Universe left standing for us which were true:  O Heavens, is it
forever impossible, then?  By a generation that had no tongue it
really might be done; but not so easily by one that had. 
Tongues, platforms, parliaments, and fourth-estates; unfettered
presses, periodical and stationary literatures:  we are nearly
all gone to tongue, I think; and our fate is very questionable.

Truly, it is little known at present, and ought forthwith to
become better known, what ruin to all nobleness and fruitfulness
and blessedness in the genius of a poor mortal you generally
bring about, by ordering him to speak, to do all things with a
view to their being seen!  Few good and fruitful things ever were
done, or could be done, on those terms.  Silence, silence; and be
distant ye profane, with your jargonings and superficial
babblements, when a man has anything to do!  Eye-service,—dost
thou know what that is, poor England?—eye-service is all the man
can do in these sad circumstances; grows to be all he has the
idea of doing, of his or any other man's ever doing, or ever
having done, in any circumstances.  Sad, enough.  Alas, it is our
saddest woe of all;—too sad for being spoken of at present,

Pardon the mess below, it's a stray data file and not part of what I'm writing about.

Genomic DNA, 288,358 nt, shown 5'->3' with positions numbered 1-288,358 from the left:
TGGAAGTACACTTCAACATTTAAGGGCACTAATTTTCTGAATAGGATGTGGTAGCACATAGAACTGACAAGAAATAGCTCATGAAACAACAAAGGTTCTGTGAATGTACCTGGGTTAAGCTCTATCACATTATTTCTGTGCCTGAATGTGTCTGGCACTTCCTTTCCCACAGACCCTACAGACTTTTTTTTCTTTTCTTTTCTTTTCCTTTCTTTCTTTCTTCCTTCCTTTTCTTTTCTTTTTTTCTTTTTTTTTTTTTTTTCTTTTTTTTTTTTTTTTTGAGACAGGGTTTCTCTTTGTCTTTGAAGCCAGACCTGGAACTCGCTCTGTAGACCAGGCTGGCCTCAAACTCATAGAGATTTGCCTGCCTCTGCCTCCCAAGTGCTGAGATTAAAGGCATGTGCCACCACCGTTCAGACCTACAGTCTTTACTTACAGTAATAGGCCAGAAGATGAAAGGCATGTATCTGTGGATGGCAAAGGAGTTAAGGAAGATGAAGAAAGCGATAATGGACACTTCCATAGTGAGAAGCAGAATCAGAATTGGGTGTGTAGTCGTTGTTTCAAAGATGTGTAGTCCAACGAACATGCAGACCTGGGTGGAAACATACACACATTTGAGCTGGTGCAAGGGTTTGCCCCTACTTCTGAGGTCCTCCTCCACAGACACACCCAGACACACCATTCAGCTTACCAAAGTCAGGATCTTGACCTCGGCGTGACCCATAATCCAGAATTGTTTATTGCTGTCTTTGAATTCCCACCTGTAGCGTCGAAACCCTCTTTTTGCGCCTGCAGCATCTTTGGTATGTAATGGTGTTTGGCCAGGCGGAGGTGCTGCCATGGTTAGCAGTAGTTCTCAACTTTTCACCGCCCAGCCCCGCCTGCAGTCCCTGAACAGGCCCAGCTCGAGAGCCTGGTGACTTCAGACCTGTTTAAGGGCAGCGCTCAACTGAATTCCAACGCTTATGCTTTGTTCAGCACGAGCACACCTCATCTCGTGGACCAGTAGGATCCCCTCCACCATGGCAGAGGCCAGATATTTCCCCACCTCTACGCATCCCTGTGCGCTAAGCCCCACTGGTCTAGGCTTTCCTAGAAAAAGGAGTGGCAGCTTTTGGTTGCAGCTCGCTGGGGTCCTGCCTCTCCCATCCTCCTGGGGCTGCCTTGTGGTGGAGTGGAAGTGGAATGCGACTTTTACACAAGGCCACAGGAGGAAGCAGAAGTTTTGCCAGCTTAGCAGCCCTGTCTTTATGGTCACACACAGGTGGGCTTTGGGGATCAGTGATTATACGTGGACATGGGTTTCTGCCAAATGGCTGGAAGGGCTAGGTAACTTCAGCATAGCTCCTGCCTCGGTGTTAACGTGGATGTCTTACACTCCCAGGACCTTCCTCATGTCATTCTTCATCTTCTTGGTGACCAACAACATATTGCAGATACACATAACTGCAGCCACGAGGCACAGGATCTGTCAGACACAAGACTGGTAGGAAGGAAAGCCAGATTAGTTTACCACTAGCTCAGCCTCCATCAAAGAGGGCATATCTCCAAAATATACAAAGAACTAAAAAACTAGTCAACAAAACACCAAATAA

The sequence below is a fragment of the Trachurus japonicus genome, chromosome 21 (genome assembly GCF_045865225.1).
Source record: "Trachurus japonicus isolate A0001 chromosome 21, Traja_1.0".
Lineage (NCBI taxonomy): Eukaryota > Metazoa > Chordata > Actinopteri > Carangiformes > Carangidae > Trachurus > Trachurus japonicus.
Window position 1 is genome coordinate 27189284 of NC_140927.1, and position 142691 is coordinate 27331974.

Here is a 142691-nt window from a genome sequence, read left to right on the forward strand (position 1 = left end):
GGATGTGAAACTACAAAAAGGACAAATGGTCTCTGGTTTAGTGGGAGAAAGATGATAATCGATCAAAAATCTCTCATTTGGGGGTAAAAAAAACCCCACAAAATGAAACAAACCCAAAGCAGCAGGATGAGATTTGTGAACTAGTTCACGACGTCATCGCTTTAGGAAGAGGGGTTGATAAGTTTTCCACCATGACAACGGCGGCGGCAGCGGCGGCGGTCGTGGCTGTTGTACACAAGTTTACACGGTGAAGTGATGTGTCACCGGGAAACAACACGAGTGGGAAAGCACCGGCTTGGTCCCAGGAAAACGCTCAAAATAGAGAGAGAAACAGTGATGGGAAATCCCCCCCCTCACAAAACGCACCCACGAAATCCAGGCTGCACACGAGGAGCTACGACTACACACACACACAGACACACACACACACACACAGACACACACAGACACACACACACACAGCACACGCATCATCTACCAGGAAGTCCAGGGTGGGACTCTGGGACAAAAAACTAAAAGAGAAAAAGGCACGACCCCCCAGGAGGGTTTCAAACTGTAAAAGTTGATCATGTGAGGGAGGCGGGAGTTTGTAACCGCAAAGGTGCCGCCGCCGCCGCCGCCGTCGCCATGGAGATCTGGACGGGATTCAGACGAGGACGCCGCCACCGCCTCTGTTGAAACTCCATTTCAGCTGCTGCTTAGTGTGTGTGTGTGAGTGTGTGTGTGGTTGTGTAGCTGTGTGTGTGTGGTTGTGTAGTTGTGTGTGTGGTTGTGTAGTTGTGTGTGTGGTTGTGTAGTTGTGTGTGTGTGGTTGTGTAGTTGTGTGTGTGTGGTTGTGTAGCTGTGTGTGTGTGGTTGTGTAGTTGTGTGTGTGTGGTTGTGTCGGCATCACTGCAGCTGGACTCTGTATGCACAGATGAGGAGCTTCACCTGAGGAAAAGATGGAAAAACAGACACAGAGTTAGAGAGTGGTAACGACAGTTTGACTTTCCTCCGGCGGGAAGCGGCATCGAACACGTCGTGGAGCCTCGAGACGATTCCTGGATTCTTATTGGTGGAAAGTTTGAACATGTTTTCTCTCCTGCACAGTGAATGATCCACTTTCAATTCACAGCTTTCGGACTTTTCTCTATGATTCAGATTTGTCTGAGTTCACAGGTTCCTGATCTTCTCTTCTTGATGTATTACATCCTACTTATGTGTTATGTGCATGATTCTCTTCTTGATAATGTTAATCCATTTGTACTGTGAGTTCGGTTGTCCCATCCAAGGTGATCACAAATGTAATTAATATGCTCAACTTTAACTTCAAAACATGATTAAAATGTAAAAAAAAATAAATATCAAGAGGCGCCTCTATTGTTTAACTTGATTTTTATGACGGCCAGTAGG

while all or nearly all men consider it an imaginary sorrow on
my part!

Let the young English soul, in whatever logic-shop and
nonsense-verse establishment of an Eton, Oxford, Edinburgh,
Halle, Salamanca, or other High Finishing-School, he may be
getting his young idea taught how to speak and spout, and print
sermons and review-articles, and thereby show himself and fond
patrons that it is an idea,—lay this solemnly to heart; this
is my deepest counsel to him!  The idea you have once spoken, if
it even were an idea, is no longer yours; it is gone from you, so
much life and virtue is gone, and the vital circulations of your
self and your destiny and activity are henceforth deprived of it. 
If you could not get it spoken, if you could still constrain it
into silence, so much the richer are you. Better keep your idea
while you can:  let it still circulate in your blood, and there
fructify; inarticulately inciting you to good activities; giving
to your whole spiritual life a ruddier health.  When the time
does come for speaking it, you will speak it all the more
concisely, the more expressively, appropriately; and if such a
time should never come, have you not already acted it, and
uttered it as no words can?  Think of this, my young friend; for
there is nothing truer, nothing more forgotten in these shabby
gold-laced days.  Incontinence is half of all the sins of man. 
And among the many kinds of that base vice, I know none baser, or
at present half so fell and fatal, as that same Incontinence of
Tongue.  "Public speaking," "parliamentary eloquence:"  it is a
Moloch, before whom young souls are made to pass through the
fire.  They enter, weeping or rejoicing, fond parents